17. 17. The Signs And Symptoms Physical Examination
  18. 18. Physical Examination Hepatojugular reflux Pitting edema
  19. 19. Physical Examination  Cardiac findings:  Protodiastolic (S3) gallop  Cardiomegaly: Notable exceptions include heart failure from acute MI, constrictive pericarditis, restrictive cardiomyopathy, valve or chordae tendineae rupture, or heart failure due to tachyarrhythmias or bradyarrhythmias.  Pulsus alternans (alternation of 1 strong and 1 weak beat)  Accentuation of P2 heart sound in pulmonary arterial hypertension  Mitral and tricuspid regurgitation murmurs: due to ventricular dilatation.
  20. 20. Causes  The most common cause is coronary artery disease,  Hypertension  Valvular heart disease  Congenital heart disease  Cardiomyopathies  Myocarditis  Infectious endocarditis.  Prolonged, serious arrhythmias  Toxic exposures, such as alcohol or cocaine  Endocrine disorders (including thyroid disorders)  Exposures (such as radiation or chemotherapy)
  21. 21. Causes
  22. 22. Risk factors  Age  Hypertension  Physical inactivity  Diabetes  Obesity  Smoking  Metabolic syndrome  Enlargement of the left ventricle  Infection of the heart muscle (usually viral)  Pheochromocytoma  Thyroid disease  Valvular heart disease  familial heart disease  Coronary artery disease  Dyslipidemia  Alcohol use  Substance abuse  Prior heart attack  History of chemotherapy/radiation to the chest  Sleep disorders  Collagen vascular disease, rheumatic fever
  23. 23. Risk factors
  24. 24. Congestive heart failure may be exacerbated by: 1. lifestyle habits:  Unhealthy habits, such as smoking and excessive use of alcohol  Obesity and lack of exercise  High salt intake, which may cause more fluid retention  Noncompliance with medications and other therapies 2. Cardiac ischemia 3. Dysrhythmias 4. Cardiac or extracardiac infection 5. Pulmonary embolus 6. Physical or environmental stresses 7. Iatrogenic volume overload. 8. Pregnancy 9. Hyperthyroidism Precipitating factors
  25. 25.  Acute Respiratory Distress Syndrome  Altitude Illness - Pulmonary Syndromes  Anaphylaxis  Chronic Obstructive Pulmonary Disease and Emphysema  Anemia  Acute Bronchitis  Hyperventilation Syndrome  Myopathies  Pericarditis and Cardiac Tamponade  Pneumonia  Pneumothorax and Pneumomediastinum  Pulmonary Embolism  Shock, Septic  Venous Air Embolism Differentials
  26. 26. Other Problems to be Considered  The cardiac conditions combined with asthma or symptoms of chronic obstructive pulmonary disease (COPD) are difficult clinical challenges.  The standard of care has been shotgun therapy, namely treating patients for both congestive heart failure (CHF) and an acute pulmonary process such as asthma, with both diuretics and beta-agonists.
  27. 27. Investigations Lab Studies: 1. Serum levels of beta-natriuretic peptide (BNP) and the BNP precursor, Pro-BNP: Serum levels of BNP lower than 100 pg/mL are unlikely to be from CHF. BNP levels more than 500 pg/mL are most consistent with CHF. 1. Complete blood count (CBC), which may indicate anemia or infection as potential causes of heart failure 2. Urinalysis (UA), which may reveal proteinuria, which is associated with cardiovascular disease 3. Serum electrolyte levels, which may be abnormal owing to causes such as fluid retention or renal dysfunction 4. Blood urea nitrogen (BUN) and creatinine levels, which may indicate decreased renal blood flow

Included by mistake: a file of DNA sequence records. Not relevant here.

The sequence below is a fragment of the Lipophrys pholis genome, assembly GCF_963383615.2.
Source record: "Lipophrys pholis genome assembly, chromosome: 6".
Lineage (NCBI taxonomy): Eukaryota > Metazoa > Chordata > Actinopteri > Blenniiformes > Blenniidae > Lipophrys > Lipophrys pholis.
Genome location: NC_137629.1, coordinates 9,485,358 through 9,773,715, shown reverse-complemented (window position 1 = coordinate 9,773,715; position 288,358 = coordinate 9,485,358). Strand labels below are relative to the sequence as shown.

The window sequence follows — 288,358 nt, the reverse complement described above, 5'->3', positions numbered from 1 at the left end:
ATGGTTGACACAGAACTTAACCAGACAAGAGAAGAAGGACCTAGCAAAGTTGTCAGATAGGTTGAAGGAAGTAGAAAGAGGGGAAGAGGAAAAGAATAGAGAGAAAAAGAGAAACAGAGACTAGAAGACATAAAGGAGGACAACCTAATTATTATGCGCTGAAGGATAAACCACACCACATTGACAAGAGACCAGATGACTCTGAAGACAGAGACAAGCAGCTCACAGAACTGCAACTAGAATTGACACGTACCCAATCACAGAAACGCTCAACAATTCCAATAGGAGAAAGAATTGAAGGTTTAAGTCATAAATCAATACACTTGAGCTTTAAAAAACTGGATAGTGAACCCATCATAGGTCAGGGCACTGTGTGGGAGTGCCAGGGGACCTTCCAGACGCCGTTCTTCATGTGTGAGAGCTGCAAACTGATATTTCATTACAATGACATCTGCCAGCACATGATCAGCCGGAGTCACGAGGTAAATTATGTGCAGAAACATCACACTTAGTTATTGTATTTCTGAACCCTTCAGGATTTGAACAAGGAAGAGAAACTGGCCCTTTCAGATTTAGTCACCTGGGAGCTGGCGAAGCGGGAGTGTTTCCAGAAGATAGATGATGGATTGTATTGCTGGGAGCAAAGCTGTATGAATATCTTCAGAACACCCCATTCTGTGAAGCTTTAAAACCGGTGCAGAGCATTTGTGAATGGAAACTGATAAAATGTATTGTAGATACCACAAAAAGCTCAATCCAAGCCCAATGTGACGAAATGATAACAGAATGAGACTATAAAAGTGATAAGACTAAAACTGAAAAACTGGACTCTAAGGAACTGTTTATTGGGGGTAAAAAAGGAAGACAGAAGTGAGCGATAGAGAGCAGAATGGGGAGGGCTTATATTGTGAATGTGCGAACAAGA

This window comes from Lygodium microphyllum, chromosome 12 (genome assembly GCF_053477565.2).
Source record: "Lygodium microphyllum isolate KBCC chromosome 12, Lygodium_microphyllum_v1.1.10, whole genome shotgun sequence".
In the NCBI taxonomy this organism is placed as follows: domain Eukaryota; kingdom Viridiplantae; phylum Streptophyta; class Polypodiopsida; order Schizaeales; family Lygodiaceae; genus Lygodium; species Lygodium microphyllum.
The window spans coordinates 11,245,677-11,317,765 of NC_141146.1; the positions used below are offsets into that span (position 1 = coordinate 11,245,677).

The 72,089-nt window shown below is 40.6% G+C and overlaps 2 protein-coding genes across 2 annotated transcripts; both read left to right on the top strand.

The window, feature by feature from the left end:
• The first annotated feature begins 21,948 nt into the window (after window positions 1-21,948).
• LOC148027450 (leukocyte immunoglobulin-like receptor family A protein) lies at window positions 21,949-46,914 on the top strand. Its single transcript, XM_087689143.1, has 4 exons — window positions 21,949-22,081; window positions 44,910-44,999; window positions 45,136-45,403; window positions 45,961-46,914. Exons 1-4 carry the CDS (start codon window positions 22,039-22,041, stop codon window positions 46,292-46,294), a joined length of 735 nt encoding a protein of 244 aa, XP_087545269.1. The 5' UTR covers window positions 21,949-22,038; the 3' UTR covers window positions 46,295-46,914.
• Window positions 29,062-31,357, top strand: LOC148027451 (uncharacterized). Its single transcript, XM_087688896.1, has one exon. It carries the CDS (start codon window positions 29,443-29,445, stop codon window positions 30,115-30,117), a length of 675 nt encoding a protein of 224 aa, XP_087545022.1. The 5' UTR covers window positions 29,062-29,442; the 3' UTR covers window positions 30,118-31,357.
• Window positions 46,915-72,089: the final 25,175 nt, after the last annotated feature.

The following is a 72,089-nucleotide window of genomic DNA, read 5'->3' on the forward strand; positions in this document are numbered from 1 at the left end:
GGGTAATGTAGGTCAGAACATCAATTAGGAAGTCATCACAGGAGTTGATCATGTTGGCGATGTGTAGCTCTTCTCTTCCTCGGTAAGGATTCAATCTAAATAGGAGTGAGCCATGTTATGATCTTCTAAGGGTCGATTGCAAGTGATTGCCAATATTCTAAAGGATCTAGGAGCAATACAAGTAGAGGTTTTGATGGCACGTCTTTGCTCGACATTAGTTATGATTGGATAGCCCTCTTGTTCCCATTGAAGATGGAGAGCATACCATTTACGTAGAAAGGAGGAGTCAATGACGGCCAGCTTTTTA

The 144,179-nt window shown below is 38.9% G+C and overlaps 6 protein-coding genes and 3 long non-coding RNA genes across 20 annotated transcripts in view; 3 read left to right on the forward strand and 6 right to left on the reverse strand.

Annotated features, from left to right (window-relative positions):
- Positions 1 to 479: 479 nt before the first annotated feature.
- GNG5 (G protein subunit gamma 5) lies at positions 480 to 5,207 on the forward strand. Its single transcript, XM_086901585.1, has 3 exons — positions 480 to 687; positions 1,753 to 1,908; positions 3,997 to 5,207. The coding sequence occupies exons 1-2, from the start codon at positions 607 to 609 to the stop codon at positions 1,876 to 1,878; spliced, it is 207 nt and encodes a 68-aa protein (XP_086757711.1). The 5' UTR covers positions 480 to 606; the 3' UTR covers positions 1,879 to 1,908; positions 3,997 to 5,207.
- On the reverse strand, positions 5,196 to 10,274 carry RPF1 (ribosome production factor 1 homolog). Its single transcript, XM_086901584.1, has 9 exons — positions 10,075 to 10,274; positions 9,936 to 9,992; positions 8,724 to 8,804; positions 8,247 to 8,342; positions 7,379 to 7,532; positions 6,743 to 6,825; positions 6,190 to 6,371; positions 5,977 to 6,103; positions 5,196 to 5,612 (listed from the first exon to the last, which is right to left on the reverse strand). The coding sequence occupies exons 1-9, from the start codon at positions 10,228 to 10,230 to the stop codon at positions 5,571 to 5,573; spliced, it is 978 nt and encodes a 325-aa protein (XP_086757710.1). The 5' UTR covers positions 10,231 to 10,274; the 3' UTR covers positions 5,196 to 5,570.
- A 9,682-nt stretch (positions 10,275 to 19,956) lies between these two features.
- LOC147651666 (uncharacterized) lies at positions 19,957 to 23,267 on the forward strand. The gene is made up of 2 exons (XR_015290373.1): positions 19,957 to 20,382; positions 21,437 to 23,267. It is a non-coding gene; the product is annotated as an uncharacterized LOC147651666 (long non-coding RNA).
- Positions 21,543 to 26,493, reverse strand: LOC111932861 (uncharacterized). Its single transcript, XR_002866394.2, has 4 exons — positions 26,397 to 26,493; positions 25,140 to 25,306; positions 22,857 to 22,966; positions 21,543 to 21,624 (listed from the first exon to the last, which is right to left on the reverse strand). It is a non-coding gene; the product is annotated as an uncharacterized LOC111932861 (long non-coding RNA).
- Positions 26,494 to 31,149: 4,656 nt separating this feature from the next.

28. 28. Investigations Lab Studies: 5. Fasting blood glucose levels, because elevated levels indicate a significantly increased risk for heart failure (diabetic and nondiabetic patients) 6. Elevated alanine aminotransferase (ALT), aspartate aminotransferase (AST), or bilirubin levels, which is suggestive of a congestive hepatopathy. 7. Cardiac enzymes and other serum markers for ischemia or infarction may also be useful. 8. ABG levels may be of benefit (i.e. evaluation of hypoxemia, Hypercapnia, acidosis, dilutional hyponatremia).
  29. 29. Investigations Imaging Studies: Chest radiography: – Chest radiography is the most useful tool. – Cardiomegaly with a cardiothoracic ratio greater than 50%. – Pleural effusions may be present bilaterally or if they are unilateral more commonly observed on the right. – Early CHF may manifest as cephalization of pulmonary vessels, generally reflecting a pulmonary capillary wedge pressure (PCWP) of 12-18 mm Hg. As the interstitial fluid accumulates, more advanced CHF may be demonstrated by Kerley B lines (PCWP is 18-25 mm Hg). – Pulmonary edema is observed as perihilar infiltrates often in the classic butterfly pattern, reflecting a PCWP of more than 25 mm Hg.
  30. 30. Stage I CHF - Redistribution  Redistribution of the pulmonary veins. This is know as cephalization (blue arrow) because the pulmonary veins of the superior zone dilate due to increased pressure.  An increase in width of the vascular pedicle (red arrows) Cardiogenic pulmonary edema
  31. 31. The vascular pedicle is bordered on the right by the superior vena cava and on the left by the left subclavian artery origin Cardiogenic pulmonary edema
  32. 32. Stage II CHF - Interstitial edema Characterized by: 1. Kerley’s A lines: extend radially from the hilum to the upper lobes; represent thickening of the interlobular septa that contain lymphatic connections. Cardiogenic pulmonary edema
  33. 33. 2. Kerley’s B lines are short horizontal lines situated perpendicularly to the pleural surface at the lung base; they represent edema of the interlobular septa. Cardiogenic pulmonary edema